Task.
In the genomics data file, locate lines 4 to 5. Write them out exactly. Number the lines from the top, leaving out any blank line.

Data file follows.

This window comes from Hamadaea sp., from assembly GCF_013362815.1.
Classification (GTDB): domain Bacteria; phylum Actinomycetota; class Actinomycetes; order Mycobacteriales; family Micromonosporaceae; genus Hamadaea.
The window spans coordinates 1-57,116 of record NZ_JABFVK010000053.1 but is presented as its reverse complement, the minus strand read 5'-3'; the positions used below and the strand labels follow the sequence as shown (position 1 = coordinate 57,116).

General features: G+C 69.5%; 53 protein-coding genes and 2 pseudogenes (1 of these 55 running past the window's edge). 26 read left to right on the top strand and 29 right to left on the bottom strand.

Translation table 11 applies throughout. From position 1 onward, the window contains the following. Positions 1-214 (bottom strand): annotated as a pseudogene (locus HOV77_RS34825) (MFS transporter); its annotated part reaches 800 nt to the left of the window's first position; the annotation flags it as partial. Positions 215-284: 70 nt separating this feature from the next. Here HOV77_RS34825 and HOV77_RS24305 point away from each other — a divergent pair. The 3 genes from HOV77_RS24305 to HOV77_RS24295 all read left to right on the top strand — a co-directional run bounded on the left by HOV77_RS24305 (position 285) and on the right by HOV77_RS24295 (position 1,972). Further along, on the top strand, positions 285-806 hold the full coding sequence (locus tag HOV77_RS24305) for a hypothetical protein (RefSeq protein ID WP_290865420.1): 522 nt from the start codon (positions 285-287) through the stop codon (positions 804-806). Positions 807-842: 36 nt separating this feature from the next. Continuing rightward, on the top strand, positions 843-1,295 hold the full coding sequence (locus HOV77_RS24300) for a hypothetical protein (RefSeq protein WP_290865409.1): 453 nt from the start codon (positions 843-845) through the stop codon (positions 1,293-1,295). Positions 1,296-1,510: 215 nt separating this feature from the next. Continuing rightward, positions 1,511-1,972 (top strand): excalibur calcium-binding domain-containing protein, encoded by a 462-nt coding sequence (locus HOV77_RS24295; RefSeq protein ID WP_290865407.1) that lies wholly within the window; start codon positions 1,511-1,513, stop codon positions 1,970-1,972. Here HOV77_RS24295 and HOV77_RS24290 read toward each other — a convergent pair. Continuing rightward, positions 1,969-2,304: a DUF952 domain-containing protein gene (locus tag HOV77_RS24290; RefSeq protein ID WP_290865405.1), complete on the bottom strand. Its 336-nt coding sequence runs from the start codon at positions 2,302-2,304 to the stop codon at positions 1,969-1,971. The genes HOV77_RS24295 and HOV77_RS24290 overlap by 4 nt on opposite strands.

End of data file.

General features: G+C 69.5%; 53 protein-coding genes and 2 pseudogenes (1 of these 55 running past the window's edge). 26 read left to right on the top strand and 29 right to left on the bottom strand.

Translation table 11 applies throughout. From position 1 onward, the window contains the following. Positions 1-214 (bottom strand): annotated as a pseudogene (locus HOV77_RS34825) (MFS transporter); its annotated part reaches 800 nt to the left of the window's first position; the annotation flags it as partial. Positions 215-284: 70 nt separating this feature from the next. Here HOV77_RS34825 and HOV77_RS24305 point away from each other — a divergent pair. The 3 genes from HOV77_RS24305 to HOV77_RS24295 all read left to right on the top strand — a co-directional run bounded on the left by HOV77_RS24305 (position 285) and on the right by HOV77_RS24295 (position 1,972). Further along, on the top strand, positions 285-806 hold the full coding sequence (locus tag HOV77_RS24305) for a hypothetical protein (RefSeq protein ID WP_290865420.1): 522 nt from the start codon (positions 285-287) through the stop codon (positions 804-806). Positions 807-842: 36 nt separating this feature from the next. Continuing rightward, on the top strand, positions 843-1,295 hold the full coding sequence (locus HOV77_RS24300) for a hypothetical protein (RefSeq protein WP_290865409.1): 453 nt from the start codon (positions 843-845) through the stop codon (positions 1,293-1,295). Positions 1,296-1,510: 215 nt separating this feature from the next. Continuing rightward, positions 1,511-1,972 (top strand): excalibur calcium-binding domain-containing protein, encoded by a 462-nt coding sequence (locus HOV77_RS24295; RefSeq protein ID WP_290865407.1) that lies wholly within the window; start codon positions 1,511-1,513, stop codon positions 1,970-1,972. Here HOV77_RS24295 and HOV77_RS24290 read toward each other — a convergent pair. Continuing rightward, positions 1,969-2,304: a DUF952 domain-containing protein gene (locus tag HOV77_RS24290; RefSeq protein ID WP_290865405.1), complete on the bottom strand. Its 336-nt coding sequence runs from the start codon at positions 2,302-2,304 to the stop codon at positions 1,969-1,971. The genes HOV77_RS24295 and HOV77_RS24290 overlap by 4 nt on opposite strands.